1958 marked the beginning of a new era in the study of Romanian prehistory. At first it went in secret, then it became public. Two eminent linguists, Alexandru Rosetti and Emil Petrovici argued in their respective articles that the old theory of Daco-Romanian continuity with Transylvania at its centre was untenable. Instead of making the ethnic family tree up a bit, they pushed the evolution of the Romanian language in the forefront, implying that a nation emerges parallel with its language and that the various instances of linguistic influence clearly show what ethnic groups were assimilated by it. According to the two linguists, Romanian herding groups moved upwards from the Balkan Peninsula and crossed the Danube in several waves in the course of the tenth century, after which they moved further into Transylvania and Moldavia. The Romanian settlement ended in the twelfth century but permanent settling took place only in the course of the following two hundred years.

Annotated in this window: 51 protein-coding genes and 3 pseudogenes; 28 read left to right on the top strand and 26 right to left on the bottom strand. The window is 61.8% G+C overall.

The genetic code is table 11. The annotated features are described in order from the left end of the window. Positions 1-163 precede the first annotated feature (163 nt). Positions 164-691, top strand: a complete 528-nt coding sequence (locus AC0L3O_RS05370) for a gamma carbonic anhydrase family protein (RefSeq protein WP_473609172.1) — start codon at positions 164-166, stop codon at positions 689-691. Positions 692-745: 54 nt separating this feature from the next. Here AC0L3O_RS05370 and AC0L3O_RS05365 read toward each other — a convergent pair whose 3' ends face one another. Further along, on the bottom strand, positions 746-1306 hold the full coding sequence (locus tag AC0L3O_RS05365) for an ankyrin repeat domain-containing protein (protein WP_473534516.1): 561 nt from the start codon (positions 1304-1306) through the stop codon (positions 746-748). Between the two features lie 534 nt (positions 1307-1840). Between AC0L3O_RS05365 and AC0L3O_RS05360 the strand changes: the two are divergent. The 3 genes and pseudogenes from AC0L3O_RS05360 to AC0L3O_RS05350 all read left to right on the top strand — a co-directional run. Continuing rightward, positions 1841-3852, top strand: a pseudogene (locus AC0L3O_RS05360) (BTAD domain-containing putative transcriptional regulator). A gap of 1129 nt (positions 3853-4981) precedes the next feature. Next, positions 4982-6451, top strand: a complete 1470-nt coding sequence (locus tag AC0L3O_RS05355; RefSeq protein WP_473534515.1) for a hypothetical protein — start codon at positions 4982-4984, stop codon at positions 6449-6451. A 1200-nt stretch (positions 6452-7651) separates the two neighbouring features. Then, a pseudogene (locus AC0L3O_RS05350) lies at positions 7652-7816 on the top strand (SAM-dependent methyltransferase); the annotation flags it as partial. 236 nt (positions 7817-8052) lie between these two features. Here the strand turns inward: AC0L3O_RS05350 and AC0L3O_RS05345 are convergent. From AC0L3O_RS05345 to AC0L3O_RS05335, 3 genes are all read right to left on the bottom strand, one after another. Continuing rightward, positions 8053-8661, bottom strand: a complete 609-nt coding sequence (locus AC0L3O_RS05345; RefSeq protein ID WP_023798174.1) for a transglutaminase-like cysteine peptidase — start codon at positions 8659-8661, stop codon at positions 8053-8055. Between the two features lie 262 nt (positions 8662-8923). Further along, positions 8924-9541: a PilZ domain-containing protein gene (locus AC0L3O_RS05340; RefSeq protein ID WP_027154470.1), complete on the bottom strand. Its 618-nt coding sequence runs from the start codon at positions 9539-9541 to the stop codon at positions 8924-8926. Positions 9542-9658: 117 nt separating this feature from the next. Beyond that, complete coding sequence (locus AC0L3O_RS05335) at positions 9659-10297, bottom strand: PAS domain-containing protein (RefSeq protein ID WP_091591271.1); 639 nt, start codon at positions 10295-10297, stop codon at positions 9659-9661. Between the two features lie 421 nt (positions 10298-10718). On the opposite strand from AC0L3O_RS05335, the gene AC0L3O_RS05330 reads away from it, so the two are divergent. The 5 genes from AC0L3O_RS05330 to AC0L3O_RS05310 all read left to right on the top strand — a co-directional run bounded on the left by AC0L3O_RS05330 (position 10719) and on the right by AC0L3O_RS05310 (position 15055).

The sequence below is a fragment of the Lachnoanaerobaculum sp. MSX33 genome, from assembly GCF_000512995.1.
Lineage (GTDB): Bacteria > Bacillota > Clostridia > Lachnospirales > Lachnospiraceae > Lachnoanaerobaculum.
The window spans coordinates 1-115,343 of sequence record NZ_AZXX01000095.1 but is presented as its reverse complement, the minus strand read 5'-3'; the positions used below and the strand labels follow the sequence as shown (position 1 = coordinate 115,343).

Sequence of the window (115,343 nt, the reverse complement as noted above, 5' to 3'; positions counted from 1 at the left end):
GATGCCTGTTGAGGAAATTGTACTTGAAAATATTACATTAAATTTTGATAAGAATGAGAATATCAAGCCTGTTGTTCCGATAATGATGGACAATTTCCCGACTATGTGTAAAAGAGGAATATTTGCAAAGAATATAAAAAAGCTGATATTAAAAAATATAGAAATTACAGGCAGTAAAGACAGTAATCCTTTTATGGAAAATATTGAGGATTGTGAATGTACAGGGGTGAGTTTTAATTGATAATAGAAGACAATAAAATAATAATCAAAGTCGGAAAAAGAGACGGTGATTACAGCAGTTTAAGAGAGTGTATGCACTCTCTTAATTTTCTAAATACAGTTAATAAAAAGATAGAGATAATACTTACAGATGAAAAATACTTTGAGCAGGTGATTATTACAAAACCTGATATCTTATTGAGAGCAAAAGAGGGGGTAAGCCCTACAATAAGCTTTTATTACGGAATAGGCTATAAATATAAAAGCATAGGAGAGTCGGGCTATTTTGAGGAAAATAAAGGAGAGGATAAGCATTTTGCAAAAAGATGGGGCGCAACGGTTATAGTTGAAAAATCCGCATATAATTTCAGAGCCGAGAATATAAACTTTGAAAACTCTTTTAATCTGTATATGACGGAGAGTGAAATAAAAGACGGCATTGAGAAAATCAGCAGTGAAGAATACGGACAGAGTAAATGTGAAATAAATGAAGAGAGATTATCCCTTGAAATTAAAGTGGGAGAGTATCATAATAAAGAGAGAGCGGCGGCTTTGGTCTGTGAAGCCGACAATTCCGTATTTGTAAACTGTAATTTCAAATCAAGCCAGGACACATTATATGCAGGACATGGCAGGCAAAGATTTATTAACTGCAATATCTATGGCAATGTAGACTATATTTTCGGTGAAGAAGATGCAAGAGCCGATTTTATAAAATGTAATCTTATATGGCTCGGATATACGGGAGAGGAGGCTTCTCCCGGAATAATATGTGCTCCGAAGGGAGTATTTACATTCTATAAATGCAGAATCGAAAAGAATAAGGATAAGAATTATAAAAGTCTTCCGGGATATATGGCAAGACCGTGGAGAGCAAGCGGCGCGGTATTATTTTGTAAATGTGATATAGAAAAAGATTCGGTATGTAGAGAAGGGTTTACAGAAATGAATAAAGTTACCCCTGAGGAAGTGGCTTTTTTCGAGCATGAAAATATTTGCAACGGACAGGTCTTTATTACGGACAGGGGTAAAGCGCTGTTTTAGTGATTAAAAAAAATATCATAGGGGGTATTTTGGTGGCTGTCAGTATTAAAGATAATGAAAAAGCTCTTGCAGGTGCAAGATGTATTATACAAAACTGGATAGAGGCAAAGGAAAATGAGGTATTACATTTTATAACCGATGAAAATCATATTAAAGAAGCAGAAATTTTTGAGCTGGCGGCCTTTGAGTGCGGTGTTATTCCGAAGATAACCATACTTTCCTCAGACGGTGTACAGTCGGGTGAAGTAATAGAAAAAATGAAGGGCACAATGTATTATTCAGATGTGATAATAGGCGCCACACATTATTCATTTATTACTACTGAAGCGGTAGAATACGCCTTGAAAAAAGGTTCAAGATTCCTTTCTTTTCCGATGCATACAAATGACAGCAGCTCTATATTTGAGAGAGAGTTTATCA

Emil Petrovici took a firm stand in the debate. He founded his argument on toponyms, place names. He made it unmistakably clear that there was not a single river name of Romanian origin, old river names being all Slavic borrowings. He neglected to mention Hungarian borrowings as he probably did not want to stir up sentiments, even though great linguists, including his mentors, never denied this. According to Petrovici, Romanian toponyms too appeared as late as the fourteenth century, due to the herding way of life. In the beginning Romanians were nomads, having no permanent home, wandering with their herds and families in wintertime along the Danube and in summertime in the mountains. This nomadism was later replaced by transhumance, a kind of rotational grazing when herds were kept at permanent mountain dwellings from which they swarmed out to the flatlands. In the third phase of development herding was coupled with farming. Naturally, Petrovici could not refrain from genealogising either. He saved Dacian continuity by a Slavic twist: in his view the Dacian and the Latinised Daco-Romanian population that remained in Dacia was assimilated by the Slavs, themselves already a proto-Romanian population, Romanised in turn by the Romanian-speaking shepherds. Romanian took its definitive form when it incorporated numerous Slavic elements. By this synthesis it not only borrowed a whole lot of words of Slavic origin but also changed the pronunciation of Latin words at its core, as well as its syntax. Romanians then assimilated the Kumans, Pechenegs and Magyars, too, living in the same territory. Petrovici also emphasised that in Moldavia the Hungarian toponymy was at the root of a lot of Romanian place, river and mountain names. The process of assimilation lasted from the twelfth to the fourteenth century. Its basis was the economic supremacy of Romanians who were richer due to their herds, the measure of affluence being livestock at the time. (A note: a key expression of trade and handicraft is marfă = commodity. It comes from the Hungarian marha, cattle, which is of extreme value in the world of agriculture. It is supported by the fact that feudum = fief, also comes from the German Vieh = cattle. In early medieval times cattle often served as a means of exchange in the West too. Even though Romanians were primarily sheep-breeders and – as László Makkai pointed out – “during their long migration, which began in the twelfth century in the Balkans and ended in the sixteenth century in Moravia, they taught peoples living along the Danube how to preserve the everyday food of the masses: ewe-cheese”.6 Not to mention how important wool was as a raw material for contemporary clothing.)